Now it’s Dean’s turn to be confused. “What? Infected how? What are you talking about?”
Castiel seems almost contrite when he looks at Dean.
“Your mother’s family was attacked when she was a small child,” he says. “The Dark One killed her parents and infected her with demon blood. She was endowed with unique psychic powers as a result, powers which allowed her to read minds, to predict the future, to stay connected with the Dark One as she grew. Her union with John Winchester produced two children whose blood included the infected blood from the Dark One.”
He turns to Sam. “When Sam was four, the Dark One attacked his foster-family, just as it had done with his mother. The Dark One gave Sam his blood, fed it to him directly as he did to Mary.”
Dean doesn’t have to look at Sam to read the distress in his beautiful face. None of this is news to him.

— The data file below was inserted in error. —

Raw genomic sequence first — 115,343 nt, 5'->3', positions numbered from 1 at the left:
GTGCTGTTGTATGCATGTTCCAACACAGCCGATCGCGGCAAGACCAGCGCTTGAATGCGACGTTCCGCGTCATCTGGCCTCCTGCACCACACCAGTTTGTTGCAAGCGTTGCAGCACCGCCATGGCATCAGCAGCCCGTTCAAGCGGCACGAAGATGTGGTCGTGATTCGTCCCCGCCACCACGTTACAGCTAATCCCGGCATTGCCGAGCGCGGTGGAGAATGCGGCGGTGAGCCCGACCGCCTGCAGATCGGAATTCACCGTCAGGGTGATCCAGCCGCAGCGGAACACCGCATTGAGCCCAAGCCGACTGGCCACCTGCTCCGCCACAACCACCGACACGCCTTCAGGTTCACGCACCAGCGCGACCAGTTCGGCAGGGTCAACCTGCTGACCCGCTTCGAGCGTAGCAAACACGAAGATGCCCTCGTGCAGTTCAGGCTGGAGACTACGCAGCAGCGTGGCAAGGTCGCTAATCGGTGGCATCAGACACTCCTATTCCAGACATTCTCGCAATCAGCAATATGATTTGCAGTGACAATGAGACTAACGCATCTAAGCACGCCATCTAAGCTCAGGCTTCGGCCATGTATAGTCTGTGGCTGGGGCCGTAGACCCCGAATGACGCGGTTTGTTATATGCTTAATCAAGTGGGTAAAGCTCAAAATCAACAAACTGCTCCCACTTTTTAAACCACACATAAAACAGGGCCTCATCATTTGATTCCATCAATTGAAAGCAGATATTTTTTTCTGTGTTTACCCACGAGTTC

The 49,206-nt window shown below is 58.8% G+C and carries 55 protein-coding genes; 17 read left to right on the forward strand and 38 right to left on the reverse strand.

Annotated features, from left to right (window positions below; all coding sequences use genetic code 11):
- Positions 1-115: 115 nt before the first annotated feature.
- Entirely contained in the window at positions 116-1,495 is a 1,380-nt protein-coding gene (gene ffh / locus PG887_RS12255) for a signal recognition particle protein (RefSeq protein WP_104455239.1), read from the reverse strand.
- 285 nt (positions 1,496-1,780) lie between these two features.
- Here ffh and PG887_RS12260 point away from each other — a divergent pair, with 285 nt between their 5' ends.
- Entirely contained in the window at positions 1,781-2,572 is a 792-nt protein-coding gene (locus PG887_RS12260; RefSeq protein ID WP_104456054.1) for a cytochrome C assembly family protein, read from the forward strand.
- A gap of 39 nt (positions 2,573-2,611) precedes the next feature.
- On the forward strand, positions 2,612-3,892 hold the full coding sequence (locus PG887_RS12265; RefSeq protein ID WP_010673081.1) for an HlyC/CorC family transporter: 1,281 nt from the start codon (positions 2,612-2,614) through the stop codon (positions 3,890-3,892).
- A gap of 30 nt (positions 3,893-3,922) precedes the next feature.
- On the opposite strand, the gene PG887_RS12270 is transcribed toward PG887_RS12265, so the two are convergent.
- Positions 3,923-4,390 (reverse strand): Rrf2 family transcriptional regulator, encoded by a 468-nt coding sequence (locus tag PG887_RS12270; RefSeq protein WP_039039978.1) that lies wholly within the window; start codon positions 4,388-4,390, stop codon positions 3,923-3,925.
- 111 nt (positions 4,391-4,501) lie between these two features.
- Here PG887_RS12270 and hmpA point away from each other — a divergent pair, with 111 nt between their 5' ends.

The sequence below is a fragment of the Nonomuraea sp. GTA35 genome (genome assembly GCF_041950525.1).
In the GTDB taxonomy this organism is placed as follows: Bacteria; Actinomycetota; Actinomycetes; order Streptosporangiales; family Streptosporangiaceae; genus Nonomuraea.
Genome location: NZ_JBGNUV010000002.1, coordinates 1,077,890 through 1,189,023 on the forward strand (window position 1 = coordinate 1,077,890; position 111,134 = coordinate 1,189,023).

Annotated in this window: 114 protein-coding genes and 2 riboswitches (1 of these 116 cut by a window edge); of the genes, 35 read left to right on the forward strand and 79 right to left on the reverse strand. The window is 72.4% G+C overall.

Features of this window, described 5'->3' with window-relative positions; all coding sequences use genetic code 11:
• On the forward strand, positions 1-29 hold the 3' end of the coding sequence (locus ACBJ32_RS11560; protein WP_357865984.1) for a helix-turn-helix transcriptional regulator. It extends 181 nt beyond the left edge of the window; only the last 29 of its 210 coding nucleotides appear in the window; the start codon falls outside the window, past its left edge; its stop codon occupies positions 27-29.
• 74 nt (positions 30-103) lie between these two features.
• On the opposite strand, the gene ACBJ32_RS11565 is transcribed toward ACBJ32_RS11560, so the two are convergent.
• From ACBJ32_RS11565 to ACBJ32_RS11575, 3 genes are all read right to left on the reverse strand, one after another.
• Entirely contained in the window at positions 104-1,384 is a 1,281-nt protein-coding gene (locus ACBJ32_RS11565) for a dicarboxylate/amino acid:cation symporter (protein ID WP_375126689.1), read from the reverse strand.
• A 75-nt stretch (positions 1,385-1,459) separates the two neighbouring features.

“But why?” Dean demands. “Why would he do that?”
“The Dark One’s purpose is not known to me,” Castiel replies. “It is not part of the prophecy. All I know is that you and your brother are the only ones who can stop him.”
“Well, ain’t that just a big ol’ shiny Christmas present wrapped in a steaming pile o’ horse manure.” Dean glares at the angel, who seems completely unperturbed. It’s infuriating.
Sam’s soft voice startles Dean, yanks him out of his state of helpless anger and horrified confusion. Sam’s face is a mask of misery thinly veiled as steely resolve.
“I don’t know about that last part, but he’s right about the rest of it. I — I remember that night, when I was four. I didn’t for a long time, or maybe I did but I repressed it? But lately I’ve been having dreams.”
Dean stares. “More dreams?” he demands. “Besides the death omen ones?”
Sam nods. His mouth tightens into a hard line. “Yeah. I remember the night of the fire, all those years ago. The Man was there. I watched him — I watched him kill my mother. At least I thought she was my mother, and then he grabbed me and — “
“And you were gonna tell me this when?” Dean’s flabbergasted. He feels betrayed. Finding out Sam was withholding vital information upsets the hell out of him.
“Didn’t think it mattered,” Sam mumbles, but Dean can see he’s just making excuses.